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Hoffmann, R. A wiki for the life sciences where authorship matters. Nature Genetics (2008)
 
 
 
 
 

Localization of an 11 beta hydroxysteroid dehydrogenase activity to the distal nephron. Evidence for the existence of two species of dehydrogenase in the rat kidney.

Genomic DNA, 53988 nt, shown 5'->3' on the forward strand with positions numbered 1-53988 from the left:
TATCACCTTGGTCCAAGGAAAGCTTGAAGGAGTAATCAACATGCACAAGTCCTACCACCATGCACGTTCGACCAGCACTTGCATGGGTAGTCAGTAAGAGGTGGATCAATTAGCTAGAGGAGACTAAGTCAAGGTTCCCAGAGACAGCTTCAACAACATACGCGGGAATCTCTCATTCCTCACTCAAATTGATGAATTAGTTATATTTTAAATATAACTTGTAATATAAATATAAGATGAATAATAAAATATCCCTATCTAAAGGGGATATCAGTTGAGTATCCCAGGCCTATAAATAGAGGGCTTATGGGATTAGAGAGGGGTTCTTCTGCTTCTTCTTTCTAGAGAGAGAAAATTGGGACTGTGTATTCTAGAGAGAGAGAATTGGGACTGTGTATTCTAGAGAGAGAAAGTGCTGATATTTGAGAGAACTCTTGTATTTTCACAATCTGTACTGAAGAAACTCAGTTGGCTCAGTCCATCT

An 11 beta hydroxysteroid dehydrogenase (11 beta HSD) activity has been localized in the rat kidney by a histochemical technique which links steroid metabolism with the production of a color reaction. Oxidation of 11 beta-hydroxyandrostenedione was observed in cortical distal convoluted tubules and in medullary collecting ducts. Carbenoxolone abolished staining, no reaction was obtained with androstenedione hydroxylated at the 17 or 19 position, and oxidation of 11 beta-hydroxyandrostenedione was nicotinamide-adenine dinucleotide (NAD) dependent. These results demonstrate the presence of a dehydrogenase activity separate from the nicotinamide-adenine dinucleotide phosphate (NADP)-dependent 11 beta hydroxysteroid dehydrogenase recently purified and cloned from rat liver. We have named this activity 11 beta HSD2 to distinguish it from the NADP-dependent 11 beta HSD. Histological studies showed that 11 beta HSD2 activity does not correlate with the immunocytochemical localization of the previously defined 11 beta HSD enzyme, but rather the 11 beta HSD2 activity is localized in the distal tubules of the rat kidney. In this respect 11 beta HSD2 colocalizes with the mineralocorticoid receptor. No reaction product was obtained using cortisol or corticosterone as substrate with either NAD or NADP as cofactor. Furthermore incubation of tissue sections with 11 beta androstenedione in the presence of deoxycorticosterone completely inhibited cytochemical staining. We interpret these results as evidence of 20 reductase activity which uses the reduced cofactor at the expense of the color reaction. These results support the crucial role played by an 11 beta hydroxysteroid dehydrogenase in the local protection of type I receptors in mineralocorticoid selective tissues.[1]

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